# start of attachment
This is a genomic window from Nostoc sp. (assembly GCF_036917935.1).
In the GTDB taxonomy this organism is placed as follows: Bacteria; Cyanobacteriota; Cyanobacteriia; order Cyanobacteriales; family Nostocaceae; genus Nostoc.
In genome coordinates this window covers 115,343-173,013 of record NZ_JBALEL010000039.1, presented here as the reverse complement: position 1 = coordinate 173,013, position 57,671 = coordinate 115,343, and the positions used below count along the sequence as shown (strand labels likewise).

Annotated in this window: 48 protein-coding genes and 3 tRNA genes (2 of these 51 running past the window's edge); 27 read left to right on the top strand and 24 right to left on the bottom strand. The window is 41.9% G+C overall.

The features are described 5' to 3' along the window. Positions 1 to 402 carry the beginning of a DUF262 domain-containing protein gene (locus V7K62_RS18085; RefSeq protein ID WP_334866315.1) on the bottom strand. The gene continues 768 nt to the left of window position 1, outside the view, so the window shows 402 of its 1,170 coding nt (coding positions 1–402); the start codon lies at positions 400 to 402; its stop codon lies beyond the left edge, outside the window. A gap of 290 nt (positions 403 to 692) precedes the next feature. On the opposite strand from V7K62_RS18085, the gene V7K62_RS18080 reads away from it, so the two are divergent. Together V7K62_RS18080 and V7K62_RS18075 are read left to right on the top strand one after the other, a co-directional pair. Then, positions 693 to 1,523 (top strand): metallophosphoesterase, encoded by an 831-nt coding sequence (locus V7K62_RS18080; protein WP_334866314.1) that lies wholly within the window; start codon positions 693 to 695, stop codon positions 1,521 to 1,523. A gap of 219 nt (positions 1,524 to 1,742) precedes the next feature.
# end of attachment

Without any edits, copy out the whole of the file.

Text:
This is a genomic window from Nostoc sp. (assembly GCF_036917935.1).
In the GTDB taxonomy this organism is placed as follows: Bacteria; Cyanobacteriota; Cyanobacteriia; order Cyanobacteriales; family Nostocaceae; genus Nostoc.
In genome coordinates this window covers 115,343-173,013 of record NZ_JBALEL010000039.1, presented here as the reverse complement: position 1 = coordinate 173,013, position 57,671 = coordinate 115,343, and the positions used below count along the sequence as shown (strand labels likewise).

Annotated in this window: 48 protein-coding genes and 3 tRNA genes (2 of these 51 running past the window's edge); 27 read left to right on the top strand and 24 right to left on the bottom strand. The window is 41.9% G+C overall.

The features are described 5' to 3' along the window. Positions 1 to 402 carry the beginning of a DUF262 domain-containing protein gene (locus V7K62_RS18085; RefSeq protein ID WP_334866315.1) on the bottom strand. The gene continues 768 nt to the left of window position 1, outside the view, so the window shows 402 of its 1,170 coding nt (coding positions 1–402); the start codon lies at positions 400 to 402; its stop codon lies beyond the left edge, outside the window. A gap of 290 nt (positions 403 to 692) precedes the next feature. On the opposite strand from V7K62_RS18085, the gene V7K62_RS18080 reads away from it, so the two are divergent. Together V7K62_RS18080 and V7K62_RS18075 are read left to right on the top strand one after the other, a co-directional pair. Then, positions 693 to 1,523 (top strand): metallophosphoesterase, encoded by an 831-nt coding sequence (locus V7K62_RS18080; protein WP_334866314.1) that lies wholly within the window; start codon positions 693 to 695, stop codon positions 1,521 to 1,523. A gap of 219 nt (positions 1,524 to 1,742) precedes the next feature.